WILMINGTON AREA: Angelo's Outdoor Sports reported some fair sized walleye at the Dam on minnows crawlers. Big catfish on crawlers *large roach minnows *shrimp.
River and tributaries still low, so suggested to make quiet movements when walking on the shoreline or in a boat. If using a boat, check with bait shops, marinas, parks, Fish and wildlife areas as to conditions.
River guide Matt Mullady and son Rex Mullady have been catching smallmouth bass (on Illinois side of the Kankakee) in several different locations. The smallmouth will keep on being active as more fall weather drifts in!


For Ohio DNR report go to and or call (888) HOOKFISH.


CHICAGO: Shoreline salmon/trout action (kings, and a few coho and steelhead) is variable, a slow year by most standards. Henry's said finesse presentations--eggs or spawn, little tube or crappie jigs under slip floats on light line--are key. Capt. Bob Poteshman of Confusion Charters said Julian's Reef was decent for lakers and a few kings. A few scattered browns.

WAUKEGAN: Salmon Stop reported spawn sacs and worms are taking some browns and kings from shore; and a report of perch in 80 feet north of Great Lakes. Some smaller lakes on South Reef, according to Poteshman.

NORTH POINT: Poteshman reported kings, lakers and some coho in 200-250; a few fish on the hill and browns south in 40-50.

CHICAGO'S FISHERMAN'S PARKING: The $10 parking passes for the small fishermen's lots at Burnham and DuSable harbors are available at Henry's.


For D&S Bait, go to


EAGLE RIVER: Creative Brilliance sent this report for the Chamber of Commerce:

(Head): Musky action good on smaller lakes, with good northern, walleye,
bluegill and perch bite in the Eagle River, Wisconsin area.

(Lead): Water temps are 51-53 degrees on smaller lakes, and 53-56 degrees
on the Eagle River Chain of Lakes, and deeper lakes like North Twin.

Musky are hitting pretty well on the smaller, cooler lakes in the Eagle
River area. The warmer, medium and larger lakes, like the Eagle River Chain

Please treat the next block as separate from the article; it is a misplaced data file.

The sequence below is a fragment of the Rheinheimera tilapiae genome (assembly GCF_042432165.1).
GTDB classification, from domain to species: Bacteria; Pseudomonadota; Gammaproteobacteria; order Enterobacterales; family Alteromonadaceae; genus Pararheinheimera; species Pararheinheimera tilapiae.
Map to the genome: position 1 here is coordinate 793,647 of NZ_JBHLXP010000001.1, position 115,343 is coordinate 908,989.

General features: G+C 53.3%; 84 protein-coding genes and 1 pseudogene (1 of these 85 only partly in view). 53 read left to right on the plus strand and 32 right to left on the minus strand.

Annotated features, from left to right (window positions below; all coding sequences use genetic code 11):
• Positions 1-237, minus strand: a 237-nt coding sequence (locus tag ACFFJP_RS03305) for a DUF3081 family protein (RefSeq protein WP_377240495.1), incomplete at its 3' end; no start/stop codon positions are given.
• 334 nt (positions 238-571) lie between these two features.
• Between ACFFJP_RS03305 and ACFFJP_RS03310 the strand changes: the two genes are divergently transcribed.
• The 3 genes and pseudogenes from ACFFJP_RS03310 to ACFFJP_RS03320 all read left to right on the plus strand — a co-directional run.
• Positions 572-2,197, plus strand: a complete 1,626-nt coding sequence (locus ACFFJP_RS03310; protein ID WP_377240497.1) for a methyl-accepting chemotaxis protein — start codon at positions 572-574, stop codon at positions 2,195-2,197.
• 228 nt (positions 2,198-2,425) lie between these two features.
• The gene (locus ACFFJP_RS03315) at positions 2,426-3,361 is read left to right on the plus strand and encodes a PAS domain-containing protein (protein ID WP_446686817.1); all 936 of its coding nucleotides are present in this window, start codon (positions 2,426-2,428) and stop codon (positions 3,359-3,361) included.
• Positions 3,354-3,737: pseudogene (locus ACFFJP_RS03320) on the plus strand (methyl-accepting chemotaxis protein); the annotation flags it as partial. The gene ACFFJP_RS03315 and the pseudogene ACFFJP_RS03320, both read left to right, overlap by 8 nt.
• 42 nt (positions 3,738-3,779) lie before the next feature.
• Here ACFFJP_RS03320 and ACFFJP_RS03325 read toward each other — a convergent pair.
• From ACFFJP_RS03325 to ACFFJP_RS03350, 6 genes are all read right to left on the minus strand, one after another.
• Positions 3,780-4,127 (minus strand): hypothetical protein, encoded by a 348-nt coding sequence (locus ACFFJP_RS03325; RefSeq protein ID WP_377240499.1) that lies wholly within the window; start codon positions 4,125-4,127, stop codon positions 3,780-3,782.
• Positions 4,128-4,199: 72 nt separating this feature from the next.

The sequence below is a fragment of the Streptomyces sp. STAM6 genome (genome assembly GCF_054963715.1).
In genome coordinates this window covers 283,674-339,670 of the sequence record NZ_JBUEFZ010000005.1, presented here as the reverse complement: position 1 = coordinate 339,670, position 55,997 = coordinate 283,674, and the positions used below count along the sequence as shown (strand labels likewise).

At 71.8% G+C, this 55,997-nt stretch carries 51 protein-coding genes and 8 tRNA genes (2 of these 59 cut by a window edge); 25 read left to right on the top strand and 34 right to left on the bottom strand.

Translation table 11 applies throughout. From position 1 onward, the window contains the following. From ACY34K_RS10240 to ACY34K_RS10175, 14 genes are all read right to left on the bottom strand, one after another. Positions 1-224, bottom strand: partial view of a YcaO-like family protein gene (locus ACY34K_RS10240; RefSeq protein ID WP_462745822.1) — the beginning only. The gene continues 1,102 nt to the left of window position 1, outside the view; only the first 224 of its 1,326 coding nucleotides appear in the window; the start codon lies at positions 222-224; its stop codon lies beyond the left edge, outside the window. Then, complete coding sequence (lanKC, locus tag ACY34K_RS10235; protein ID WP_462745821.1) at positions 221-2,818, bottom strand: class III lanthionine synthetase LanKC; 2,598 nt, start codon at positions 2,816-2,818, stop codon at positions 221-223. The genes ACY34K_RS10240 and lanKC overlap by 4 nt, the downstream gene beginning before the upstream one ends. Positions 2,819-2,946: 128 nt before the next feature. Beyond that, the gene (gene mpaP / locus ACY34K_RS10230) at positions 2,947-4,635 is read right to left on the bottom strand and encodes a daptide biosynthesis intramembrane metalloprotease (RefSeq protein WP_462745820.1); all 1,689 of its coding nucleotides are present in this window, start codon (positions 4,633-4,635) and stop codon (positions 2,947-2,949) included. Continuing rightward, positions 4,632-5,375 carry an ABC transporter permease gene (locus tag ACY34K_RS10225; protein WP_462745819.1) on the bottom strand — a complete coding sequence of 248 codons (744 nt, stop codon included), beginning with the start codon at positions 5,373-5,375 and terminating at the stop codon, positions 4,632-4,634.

of 28 lakes (largest freshwater chain of lakes in the world) are not
providing as good a bite. Fish 8-15 feet off of deep-side weed edges,
adjacent to hardbottom areas. Use a 12-14 inch sucker, or a Suzy Sucker or
Bulldawg. Twitch baits are working, too.

Walleye in the Eagle River area are putting on a decent bite. On the Eagle
River Chain of Lakes fish 6-10 feet on the deep side of weed edges, or in
the holes in 18-24 feet. On deep clear lakes, like North Twin, the walleye
are in 18-36 feet of water. Use a fathead on a jig, or a split shot with a
#6 hook and a fathead. Both are producing nicely.

Northern are hitting well in the Eagle River area. Fish 8-15 feet of water
in and around weeds, using a twitch bait, sucker minnow under a bobber,
Husky Jerk, or anything flashy and/or noisy. In reality, the northern will
hit almost anything you put in front of them.

Bluegills are putting on a good bite in two places in the Eagle River area.
Fish shallow weeds, or deeper cribs, brush piles, and weed edges (12-16 feet
of water). Use a small jig with a chunk or crawler, leaf worm or small
minnow; and in the deeper water, try the same bait under a slip bobber.
Good action.

Perch are relatively shallow in the Eagle River area. Fish weeds or brush
piles in 6-8 feet of water (hanging with the walleyes in these shallower
areas, and about a foot off the bottom). Use a jig or small hook with a
grub, chunk of crawler, small minnow or leaf worm. This year in particular,
the Eagle River Chain of Lakes has produced large numbers of perch, and
anglers are doing very well fishing for them on the Chain.

(Report for the Eagle River Chamber of Commerce based on Creative Brilliance
interviews with Eagle River guides "Muskie Matt" of Wild Eagle Lodge,
"Ranger Rick" Krueger of Guide's Choice Pro Shop, and Mat Hegy).
Contact info for Eagle River:
* Eagle River Chamber of Commerce; 800-359-6315; 715-479-6400; e-mail:; web:
* "Muskie Matt", 715-891-5980; e-mail:
* Mat Hegy, 715-571-7544, e-mail:
* Guide's Choice Pro Shop, guide/owner "Ranger Rick" Krueger 715-477-2248
* George Langley, Eagle River Fishing Guides Association, 715-479-8804.

MINOCQUA: Guide Kurt Justice of Island Sports sent this:

What started out as a great musky week last weekend, slowed with a high pressure system that settled in for a long week. High temps (high 70's to 80) threw things for a loop, lakes have turned but surface temps worked back up into the mid 50's.